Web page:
Except for the obvious cases, in 2019 each and every human being on the planet has a possibility to film something and show it to the audience by the means of the internet. Whether you investigated and uncovered blood diamond trade in Africa or just filmed your cat waking up, both videos today have the right to life and existence within the boundlessness of the Internet. However while the former get nominated and win Best Documentary awards, the latter always rapidly sink into oblivion. The question is whether everything that has been filmed can be called a film and if these new evolving video-content production means can be called filmmaking.
To dot the i’s and cross the t’s, a production expert from RedRockEntertainment.com reviews and insists on the importance of differentiating the terms from the headline: vlogging vs filmmaking, and film vs vlog. Let’s begin from the roots. Filmmaking is the process which consists of a wide number of sub-processes (such as scriptwriting, casting, developing, and editing) and results in the creation of a film. Film, in this definition, is “a series of moving pictures, usually shown in a cinema or on television and often telling a story,” according to the Cambridge dictionary. Vlogging is generally understood as posting of non-mainstream videos on the internet; here vlog means a personal website or a social media account where the owner posts short videos about their life. So while filmmaking focuses on the development of a final product – film, the vlogging process is mainly about posting videos (that may or may not have a theme, an idea, etc.) for the mere purpose of entertainment.
Filmmaking and vlogging are different in the nature of their final goal: filmmakers aim at creating a unique artistic project to influence, surprise, inform, or merely entertain the masses; vlogging, at the same time, is mostly (note that “always” was not used in this context) about entertainment without the deep meaning or thought put into these short videos. However, if one would compare filmmaking and vlogging from the technical (production) point of view, then there can be found much more similarities than one would have imagined.
Recollect on the French ‘Verite’ movement which puts reality over fiction and usually includes talking-head shots. Remember about the British ‘Free cinema’ movement that emphasizes the liberation of the current constraints of fiction and traditional story-telling narration. And do not forget about the ‘Dogma’ movement which focuses on the purity of stripped-down filmmaking without the fancy cameras, artificial light, actors, and even scripts. These three movements were mentioned in the book of Scott MacKenzie called Film Manifestos and Global Cinema Cultures: A Critical Anthology and all of them were related to filmmaking. However, if one analyzes the stances of all three, they find the response in vlogging as well. Vlogging is frequently made with phones and without anything else which is the idea of ‘Dogma’; its focus on the real-life events makes it close to the French ‘Verite,’ and the absence of narration makes it a part of ‘Free cinema’ of the Brits.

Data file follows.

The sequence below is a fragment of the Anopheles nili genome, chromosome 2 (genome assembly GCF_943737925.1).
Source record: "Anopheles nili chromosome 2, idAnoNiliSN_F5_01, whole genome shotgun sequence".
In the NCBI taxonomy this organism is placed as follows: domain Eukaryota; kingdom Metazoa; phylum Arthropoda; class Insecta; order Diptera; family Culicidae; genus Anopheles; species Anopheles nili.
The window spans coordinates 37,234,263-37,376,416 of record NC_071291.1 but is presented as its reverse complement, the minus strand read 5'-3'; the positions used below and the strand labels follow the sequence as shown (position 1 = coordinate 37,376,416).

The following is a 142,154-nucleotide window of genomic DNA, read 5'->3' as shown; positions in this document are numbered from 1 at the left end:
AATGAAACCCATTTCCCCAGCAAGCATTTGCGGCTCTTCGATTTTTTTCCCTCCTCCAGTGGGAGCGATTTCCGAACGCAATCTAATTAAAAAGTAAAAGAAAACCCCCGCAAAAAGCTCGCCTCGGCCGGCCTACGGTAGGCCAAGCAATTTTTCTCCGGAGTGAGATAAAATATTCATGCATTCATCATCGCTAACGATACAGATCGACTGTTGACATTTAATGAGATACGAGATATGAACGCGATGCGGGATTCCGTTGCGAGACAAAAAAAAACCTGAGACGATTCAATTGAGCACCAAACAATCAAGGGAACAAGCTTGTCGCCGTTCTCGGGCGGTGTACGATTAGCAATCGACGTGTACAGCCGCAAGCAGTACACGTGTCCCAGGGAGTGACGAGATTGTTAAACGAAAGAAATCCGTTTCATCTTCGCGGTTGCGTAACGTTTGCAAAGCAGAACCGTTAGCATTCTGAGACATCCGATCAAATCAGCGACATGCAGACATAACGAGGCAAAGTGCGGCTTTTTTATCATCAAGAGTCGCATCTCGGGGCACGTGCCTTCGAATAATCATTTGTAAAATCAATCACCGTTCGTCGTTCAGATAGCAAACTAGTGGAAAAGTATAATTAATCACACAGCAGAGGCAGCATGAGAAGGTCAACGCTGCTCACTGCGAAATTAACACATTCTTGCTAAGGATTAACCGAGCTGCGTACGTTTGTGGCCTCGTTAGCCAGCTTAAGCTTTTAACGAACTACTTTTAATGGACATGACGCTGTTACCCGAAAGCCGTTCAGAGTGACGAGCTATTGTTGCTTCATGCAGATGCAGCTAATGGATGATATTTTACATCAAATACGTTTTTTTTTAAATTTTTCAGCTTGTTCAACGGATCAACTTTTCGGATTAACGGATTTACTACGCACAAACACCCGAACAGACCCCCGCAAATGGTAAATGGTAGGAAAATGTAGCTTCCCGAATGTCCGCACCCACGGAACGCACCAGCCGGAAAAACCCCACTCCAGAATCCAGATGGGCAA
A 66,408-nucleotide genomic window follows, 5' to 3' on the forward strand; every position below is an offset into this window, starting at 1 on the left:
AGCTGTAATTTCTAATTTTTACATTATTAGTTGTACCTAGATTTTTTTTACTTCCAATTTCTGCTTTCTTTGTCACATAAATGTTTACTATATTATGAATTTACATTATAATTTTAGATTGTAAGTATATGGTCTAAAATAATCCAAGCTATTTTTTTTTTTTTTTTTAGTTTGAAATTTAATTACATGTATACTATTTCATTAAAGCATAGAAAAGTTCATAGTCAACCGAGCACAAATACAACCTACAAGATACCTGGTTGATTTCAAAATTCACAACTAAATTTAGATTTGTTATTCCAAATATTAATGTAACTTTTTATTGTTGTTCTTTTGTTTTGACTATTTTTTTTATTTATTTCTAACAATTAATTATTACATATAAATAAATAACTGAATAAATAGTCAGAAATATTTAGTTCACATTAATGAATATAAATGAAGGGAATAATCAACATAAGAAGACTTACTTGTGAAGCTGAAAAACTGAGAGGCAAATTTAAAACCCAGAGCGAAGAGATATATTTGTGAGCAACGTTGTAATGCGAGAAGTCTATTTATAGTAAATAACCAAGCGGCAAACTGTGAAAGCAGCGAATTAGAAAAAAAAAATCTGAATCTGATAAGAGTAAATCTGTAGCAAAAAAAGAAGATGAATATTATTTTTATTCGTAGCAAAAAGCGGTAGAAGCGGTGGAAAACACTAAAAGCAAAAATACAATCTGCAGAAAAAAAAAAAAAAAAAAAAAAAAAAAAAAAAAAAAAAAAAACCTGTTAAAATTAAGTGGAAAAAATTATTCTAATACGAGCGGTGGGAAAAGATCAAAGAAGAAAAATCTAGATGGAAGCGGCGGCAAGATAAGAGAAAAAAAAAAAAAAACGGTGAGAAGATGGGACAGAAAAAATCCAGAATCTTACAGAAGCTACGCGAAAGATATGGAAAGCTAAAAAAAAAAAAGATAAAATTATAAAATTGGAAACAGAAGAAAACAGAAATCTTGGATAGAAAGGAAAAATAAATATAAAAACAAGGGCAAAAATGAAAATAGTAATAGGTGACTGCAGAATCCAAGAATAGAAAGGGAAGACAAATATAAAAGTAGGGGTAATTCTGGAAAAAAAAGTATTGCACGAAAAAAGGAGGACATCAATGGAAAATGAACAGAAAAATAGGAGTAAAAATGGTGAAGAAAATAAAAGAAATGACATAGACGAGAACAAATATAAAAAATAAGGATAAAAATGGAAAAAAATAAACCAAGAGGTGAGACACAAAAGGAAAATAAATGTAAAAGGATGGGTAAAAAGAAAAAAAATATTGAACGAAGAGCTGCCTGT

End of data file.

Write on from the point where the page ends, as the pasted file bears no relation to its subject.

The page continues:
Besides that, vlogging as a genre emerged only in 2000 while filmmaking has been on the scene since 1985 when the Lumière brothers organized the first screening of their shorts. Mostly vlogs remind me of the very earliest experiments in cinema, people used to just shoot any old thing, a guy knocking a wall down, a train pulling into a station. The latter in the beginning was about ordinary things: how people were building the wall, how someone fails to date a girl, etc. The era of vlogging follows the path of filmmaking: it is still at the stage of trial and errors. The authors are looking for their path and hence experiment a lot.
Vlogging is the evolution of filmmaking with respect to the process and not the final product. The stages of vlogging continue to evolve: from scripts and great technological basis to post-production and meaningful content. However, the narration in vlogs differs from the narration in traditional cinema. According to Gary Collins, the CEO of Red Rock Entertainment Ltd., films have the completed narrative with its beginning and end, its idea and some morality; but this all is related to the fictional projects. When it comes to documentaries, for example, they get much closer to vlogs. They also describe the real-time events and some hot topic, just as vlogs do. Yet vlogs focus on lighting up the problems here and now in contrast to documentaries which still require a lot of time and post-production for completion.
The bottom line
Films and video content in general has suffered impossible transformations since the era of the internet has swept the planet. There are about 300 videos uploaded to the internet every second. Since the demand of the audience changes, the filmmaking industry needs to change as well. And if vlogs are not called the continuation of film, then this genre of video content is likely to evolve into something even bigger than films since it is more accessible and easier to understand that the traditional art of cinema.